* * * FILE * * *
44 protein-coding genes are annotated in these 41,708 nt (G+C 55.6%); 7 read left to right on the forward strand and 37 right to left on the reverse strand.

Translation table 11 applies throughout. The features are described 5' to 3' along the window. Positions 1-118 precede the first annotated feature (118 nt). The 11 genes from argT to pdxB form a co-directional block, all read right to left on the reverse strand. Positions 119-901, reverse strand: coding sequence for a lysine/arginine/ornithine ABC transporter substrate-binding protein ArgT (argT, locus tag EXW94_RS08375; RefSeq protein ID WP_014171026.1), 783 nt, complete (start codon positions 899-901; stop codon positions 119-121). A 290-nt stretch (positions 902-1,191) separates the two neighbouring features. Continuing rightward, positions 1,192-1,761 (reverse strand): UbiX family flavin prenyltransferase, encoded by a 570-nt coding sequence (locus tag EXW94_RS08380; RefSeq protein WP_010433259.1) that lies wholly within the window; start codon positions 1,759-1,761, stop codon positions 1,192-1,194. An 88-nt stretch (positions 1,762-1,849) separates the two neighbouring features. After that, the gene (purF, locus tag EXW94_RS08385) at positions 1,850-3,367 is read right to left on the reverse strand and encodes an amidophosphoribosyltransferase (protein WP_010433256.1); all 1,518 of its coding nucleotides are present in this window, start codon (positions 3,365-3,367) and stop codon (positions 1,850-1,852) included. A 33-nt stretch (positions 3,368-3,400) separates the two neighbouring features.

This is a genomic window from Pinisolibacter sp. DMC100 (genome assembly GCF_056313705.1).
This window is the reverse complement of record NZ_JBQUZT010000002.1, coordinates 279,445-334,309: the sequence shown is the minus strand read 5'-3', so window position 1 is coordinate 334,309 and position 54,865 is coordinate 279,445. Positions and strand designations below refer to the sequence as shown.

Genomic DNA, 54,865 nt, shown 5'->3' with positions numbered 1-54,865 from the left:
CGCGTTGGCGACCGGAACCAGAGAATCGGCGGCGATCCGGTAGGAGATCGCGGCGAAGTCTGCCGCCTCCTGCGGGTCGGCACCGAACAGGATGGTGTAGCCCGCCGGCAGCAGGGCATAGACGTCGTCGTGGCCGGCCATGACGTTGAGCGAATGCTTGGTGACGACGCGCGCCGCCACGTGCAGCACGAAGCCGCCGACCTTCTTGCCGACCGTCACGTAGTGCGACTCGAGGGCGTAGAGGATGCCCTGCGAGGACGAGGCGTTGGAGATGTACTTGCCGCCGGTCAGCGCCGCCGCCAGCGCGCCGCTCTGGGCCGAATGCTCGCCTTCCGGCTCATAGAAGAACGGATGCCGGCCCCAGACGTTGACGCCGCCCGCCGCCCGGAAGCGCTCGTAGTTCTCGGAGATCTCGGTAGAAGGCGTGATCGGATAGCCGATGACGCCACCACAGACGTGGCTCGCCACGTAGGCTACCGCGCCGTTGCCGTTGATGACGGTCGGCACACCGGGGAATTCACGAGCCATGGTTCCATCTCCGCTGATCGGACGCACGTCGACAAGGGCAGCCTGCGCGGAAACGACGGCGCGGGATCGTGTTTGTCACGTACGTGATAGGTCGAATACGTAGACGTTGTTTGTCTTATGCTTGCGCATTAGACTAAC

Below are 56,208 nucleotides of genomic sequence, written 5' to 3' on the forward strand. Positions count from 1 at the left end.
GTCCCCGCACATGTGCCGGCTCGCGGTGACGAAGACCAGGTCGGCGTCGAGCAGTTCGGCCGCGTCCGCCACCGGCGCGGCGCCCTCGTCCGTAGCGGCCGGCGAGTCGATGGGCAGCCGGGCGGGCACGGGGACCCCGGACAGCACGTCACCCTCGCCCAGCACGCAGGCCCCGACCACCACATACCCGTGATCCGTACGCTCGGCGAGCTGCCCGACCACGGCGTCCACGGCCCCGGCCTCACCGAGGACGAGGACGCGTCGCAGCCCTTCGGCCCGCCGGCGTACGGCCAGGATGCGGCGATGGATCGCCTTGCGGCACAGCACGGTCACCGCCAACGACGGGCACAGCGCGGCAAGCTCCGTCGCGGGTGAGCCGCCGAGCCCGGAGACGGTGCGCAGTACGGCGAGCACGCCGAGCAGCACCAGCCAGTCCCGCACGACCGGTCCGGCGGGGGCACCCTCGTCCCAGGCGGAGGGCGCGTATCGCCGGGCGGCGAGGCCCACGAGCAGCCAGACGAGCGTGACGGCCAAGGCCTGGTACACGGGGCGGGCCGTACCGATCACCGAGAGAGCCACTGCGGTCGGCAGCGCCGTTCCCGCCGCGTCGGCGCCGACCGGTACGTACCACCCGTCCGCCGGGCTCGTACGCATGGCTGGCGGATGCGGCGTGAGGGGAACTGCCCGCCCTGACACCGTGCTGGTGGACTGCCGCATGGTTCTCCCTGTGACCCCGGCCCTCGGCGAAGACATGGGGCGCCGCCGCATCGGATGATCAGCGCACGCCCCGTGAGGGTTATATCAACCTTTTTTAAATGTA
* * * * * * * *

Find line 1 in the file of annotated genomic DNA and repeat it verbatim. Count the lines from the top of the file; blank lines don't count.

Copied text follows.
44 protein-coding genes are annotated in these 41,708 nt (G+C 55.6%); 7 read left to right on the forward strand and 37 right to left on the reverse strand.